My husband, Jonathan, is a wonderful father. Just like I knew he would be. I had witnessed firsthand his relationships with his four nephews and two nieces while we were dating. In fact, two of them “chaperoned” us on our first date when we took them to see a kiddie movie. I had also seen the relationship Jonathan had with his own father, Dean, who is a great father in his own right.
We had the kid conversation early in our relationship and were both in agreement that we wanted at least one, but preferably two. Jonathan didn’t care if we had boys, girls or one of each. I always wanted one of each but thought we would ultimately be blessed with two boys.
Jonathan started taking care of his babies before they were born by taking care of me. He kept me calm when I freaked out to learn that we were expecting our first child so soon after deciding that we were ready. He handled my mood swings and cravings like a champ. He even convinced McDonald’s to sell him a case of their sweet and sour sauce because it was one of my cravings and should have bought stock in Sonic due to the many cranberry juice slushes I drank while I was pregnant.Continue reading
My father died when I was little, and my mother remarried Ronnie Campbell. Ronnie was born on March 17, 1954, St. Patrick’s Day, and he died on June 7, 2009. He was 55. Unlike my father’s death from cancer, Ronnie’s death was an accident and completely unexpected.
Ronnie and Opal, yearbook staff, early 1970s.
Mom had known Ronnie since elementary school. He had been one of her best friends. I remember their wedding. My stepsister and I got to be flower girls, which was a great excuse to be princesses for the evening in our white dresses and ballet slippers. After that, my mom and I moved into Ronnie’s house to live with him. What I remember most about that house is the green carpet in the bedroom I used. I was only four, so it’s funny what things stick out in my mind. Continue reading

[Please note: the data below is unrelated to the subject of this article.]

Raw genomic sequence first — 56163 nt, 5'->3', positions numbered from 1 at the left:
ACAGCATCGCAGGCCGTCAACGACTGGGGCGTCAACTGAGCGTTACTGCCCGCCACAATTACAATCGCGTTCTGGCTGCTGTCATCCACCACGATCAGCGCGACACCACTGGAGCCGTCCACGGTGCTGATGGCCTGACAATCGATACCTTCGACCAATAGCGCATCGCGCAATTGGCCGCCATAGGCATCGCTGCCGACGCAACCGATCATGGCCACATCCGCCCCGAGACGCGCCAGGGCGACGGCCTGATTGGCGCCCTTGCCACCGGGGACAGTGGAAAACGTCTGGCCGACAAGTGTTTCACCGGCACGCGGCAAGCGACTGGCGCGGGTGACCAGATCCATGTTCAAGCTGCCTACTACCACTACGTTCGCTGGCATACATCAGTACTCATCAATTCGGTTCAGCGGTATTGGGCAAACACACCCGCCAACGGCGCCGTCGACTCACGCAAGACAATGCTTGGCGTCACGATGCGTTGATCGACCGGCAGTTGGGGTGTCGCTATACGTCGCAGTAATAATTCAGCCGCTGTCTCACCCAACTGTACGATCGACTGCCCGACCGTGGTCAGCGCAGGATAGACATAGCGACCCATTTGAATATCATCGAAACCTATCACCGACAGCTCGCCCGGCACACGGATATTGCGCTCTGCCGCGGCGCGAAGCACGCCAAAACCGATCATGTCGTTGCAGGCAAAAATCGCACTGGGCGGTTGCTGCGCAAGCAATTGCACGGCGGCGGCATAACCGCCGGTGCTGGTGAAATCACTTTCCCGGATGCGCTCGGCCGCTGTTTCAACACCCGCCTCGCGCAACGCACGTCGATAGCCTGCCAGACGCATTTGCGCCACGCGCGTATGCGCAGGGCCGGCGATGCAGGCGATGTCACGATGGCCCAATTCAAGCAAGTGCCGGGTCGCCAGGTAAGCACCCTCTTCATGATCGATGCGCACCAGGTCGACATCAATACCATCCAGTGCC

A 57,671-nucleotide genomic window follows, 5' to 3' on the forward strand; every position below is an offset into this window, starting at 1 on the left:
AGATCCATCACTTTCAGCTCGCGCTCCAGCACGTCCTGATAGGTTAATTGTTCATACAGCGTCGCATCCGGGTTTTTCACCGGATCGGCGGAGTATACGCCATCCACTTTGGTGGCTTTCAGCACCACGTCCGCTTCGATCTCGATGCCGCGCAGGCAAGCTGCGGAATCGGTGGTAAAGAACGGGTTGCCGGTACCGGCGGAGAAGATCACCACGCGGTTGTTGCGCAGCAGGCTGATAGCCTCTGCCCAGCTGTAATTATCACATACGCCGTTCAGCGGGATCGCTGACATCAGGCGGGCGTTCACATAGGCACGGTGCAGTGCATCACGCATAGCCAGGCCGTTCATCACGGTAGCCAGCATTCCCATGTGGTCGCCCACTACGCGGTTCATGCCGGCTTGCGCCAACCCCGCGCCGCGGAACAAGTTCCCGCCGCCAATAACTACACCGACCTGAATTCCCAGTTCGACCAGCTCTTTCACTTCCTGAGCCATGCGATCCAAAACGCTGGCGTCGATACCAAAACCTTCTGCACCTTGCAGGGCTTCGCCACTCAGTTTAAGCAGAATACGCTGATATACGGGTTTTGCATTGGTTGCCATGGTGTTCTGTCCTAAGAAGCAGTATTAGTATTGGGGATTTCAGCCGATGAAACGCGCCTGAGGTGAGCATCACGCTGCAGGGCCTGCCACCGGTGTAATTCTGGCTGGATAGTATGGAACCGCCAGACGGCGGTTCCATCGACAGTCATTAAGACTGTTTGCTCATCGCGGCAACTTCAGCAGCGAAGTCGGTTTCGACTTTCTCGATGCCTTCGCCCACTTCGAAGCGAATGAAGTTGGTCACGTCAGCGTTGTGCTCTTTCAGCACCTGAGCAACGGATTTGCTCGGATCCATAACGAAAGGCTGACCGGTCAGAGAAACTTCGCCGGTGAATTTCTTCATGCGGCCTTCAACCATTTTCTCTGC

My dad, Douglas Wayne Easterling, was born on January 23, 1953, the youngest of four children and the third boy for Howard and Pearl Easterling of Glen Rose, Arkansas. He would have been 64 this month (in 2017). I am writing this post strictly from my own recollection of events and stories I’ve been told. Because of this, everything contained in this post may not be entirely accurate. (Note: I have worked on this post on and off for the past four weeks in preparation for posting today because I knew it would be emotionally draining and would take some time to write.)
Dad died of brain cancer on July 13, 1985, at 32 years old. He was diagnosed with cancer when I was a baby and went into remission for a while after treatment. Then, when I was a young girl—about three—it came back with a vengeance and killed him. There is absolutely nothing nice I can write about cancer. There are reasons why bumper stickers exist that read “Cancer Sucks” and “F%&# Cancer.” It does not discriminate on who it hits. I had turned four about a month before he died, which is how old my daughter is now (in 2017). I’ve always thought that his first remission experience was God’s way of letting me remember him, though I won’t understand in my lifetime why he had to die so young. I’ve lived longer than my dad did and this year, he will have been gone longer than he lived.Continue reading